Russia’s Prime Minister Dmitry Medvedev has suggested that if the EU escalates their sanctions against Russia to include its Energy sector, Russia will retaliate in kind with sanctions against the EU’s Airline Industry.   This coming from an interview that was conducted by Russia’s Vedomosti newspaper and published today.

As it stands now, European airlines enjoy the ability to transit Russian airspace on their routes to Asia, which typically saves 2-4 hours of flight time and thousands of dollars in fuel costs versus having to fly around Russian airspace.

Should these events come to pass, it will cost an airline like Lufthansa over $1 billion in additional fuel and maintenance expense EVERY 3 MONTHS should the ability to fly over Russia be taken away.  In fact, the Lufthansa Group operates 220 flights per week that transit Russian Airspace, so it’s quite easy to see how the additional expenses can add up quickly.

Of all the European Airlines, only KLM-Air France use Russian airspace more than Lufthansa; they transit Russian airspace 249 times per week (according to Bloomberg data).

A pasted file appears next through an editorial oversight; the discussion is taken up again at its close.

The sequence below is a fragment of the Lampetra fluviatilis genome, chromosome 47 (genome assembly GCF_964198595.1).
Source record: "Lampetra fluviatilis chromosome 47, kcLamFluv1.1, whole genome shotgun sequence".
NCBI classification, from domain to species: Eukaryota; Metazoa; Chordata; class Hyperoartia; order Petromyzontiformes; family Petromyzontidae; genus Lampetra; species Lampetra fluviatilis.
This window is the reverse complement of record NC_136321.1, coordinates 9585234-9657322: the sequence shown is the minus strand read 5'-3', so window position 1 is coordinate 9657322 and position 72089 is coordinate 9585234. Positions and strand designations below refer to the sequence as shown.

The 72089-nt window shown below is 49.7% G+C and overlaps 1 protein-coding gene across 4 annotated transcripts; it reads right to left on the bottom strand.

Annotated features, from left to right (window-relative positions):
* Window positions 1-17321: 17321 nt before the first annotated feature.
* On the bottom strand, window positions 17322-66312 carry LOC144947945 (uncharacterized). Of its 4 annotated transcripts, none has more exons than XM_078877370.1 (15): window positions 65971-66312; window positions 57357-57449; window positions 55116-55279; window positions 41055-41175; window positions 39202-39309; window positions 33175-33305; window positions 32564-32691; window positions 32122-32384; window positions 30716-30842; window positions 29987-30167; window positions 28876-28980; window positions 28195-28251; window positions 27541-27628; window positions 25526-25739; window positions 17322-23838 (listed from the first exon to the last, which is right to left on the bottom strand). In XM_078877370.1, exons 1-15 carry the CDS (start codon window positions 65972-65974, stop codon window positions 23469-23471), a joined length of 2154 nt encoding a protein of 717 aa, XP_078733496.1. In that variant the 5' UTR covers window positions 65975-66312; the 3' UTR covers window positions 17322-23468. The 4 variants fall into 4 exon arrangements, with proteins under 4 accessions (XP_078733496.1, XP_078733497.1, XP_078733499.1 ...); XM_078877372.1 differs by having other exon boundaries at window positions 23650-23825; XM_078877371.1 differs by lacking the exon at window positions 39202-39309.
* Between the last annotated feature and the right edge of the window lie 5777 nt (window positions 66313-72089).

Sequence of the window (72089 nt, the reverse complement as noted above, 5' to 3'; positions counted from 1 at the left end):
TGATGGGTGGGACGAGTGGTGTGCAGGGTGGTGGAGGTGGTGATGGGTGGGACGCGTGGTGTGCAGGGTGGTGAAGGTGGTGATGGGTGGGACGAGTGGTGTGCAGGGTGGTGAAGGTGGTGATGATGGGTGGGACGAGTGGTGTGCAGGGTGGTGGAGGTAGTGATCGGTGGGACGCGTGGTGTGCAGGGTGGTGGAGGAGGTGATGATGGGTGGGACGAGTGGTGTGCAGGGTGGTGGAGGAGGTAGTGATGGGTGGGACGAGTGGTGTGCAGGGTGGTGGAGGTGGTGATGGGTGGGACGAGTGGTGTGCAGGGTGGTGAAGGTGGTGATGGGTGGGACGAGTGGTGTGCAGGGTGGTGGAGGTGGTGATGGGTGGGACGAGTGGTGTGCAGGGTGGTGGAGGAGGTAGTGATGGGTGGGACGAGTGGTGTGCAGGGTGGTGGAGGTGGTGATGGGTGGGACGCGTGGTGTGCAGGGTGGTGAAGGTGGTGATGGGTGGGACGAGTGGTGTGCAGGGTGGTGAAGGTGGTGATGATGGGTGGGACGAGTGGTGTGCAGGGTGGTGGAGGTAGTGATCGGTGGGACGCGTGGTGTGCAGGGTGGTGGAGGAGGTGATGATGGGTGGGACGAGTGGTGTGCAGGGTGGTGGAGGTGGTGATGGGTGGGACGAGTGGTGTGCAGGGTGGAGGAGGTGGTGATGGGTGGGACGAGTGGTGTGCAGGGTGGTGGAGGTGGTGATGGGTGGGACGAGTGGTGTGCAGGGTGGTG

As the war of words and sanctions continues to ratchet up, its unfortunate that no one in a position of influence clearly understands the concept of unintended consequences.   With most European airlines operating at losses, or at best a paper thin profit margin, we may see some of the smaller airlines fail as a result of this volley of sanctions between the EU and Russia.  At the same time Russia does not emerge as a winner in this situation either because they would lose millions in air traffic revenue generated by airlines transiting their airspace.

We’ll learn more in the coming days as the EU is set to meet today and announce their plans for increasing sanctions against Russia some time tomorrow.  Early rumors suggest that Russia’s oil companies may be restricted from raising long term capital from European markets.

 

 

BoardingArea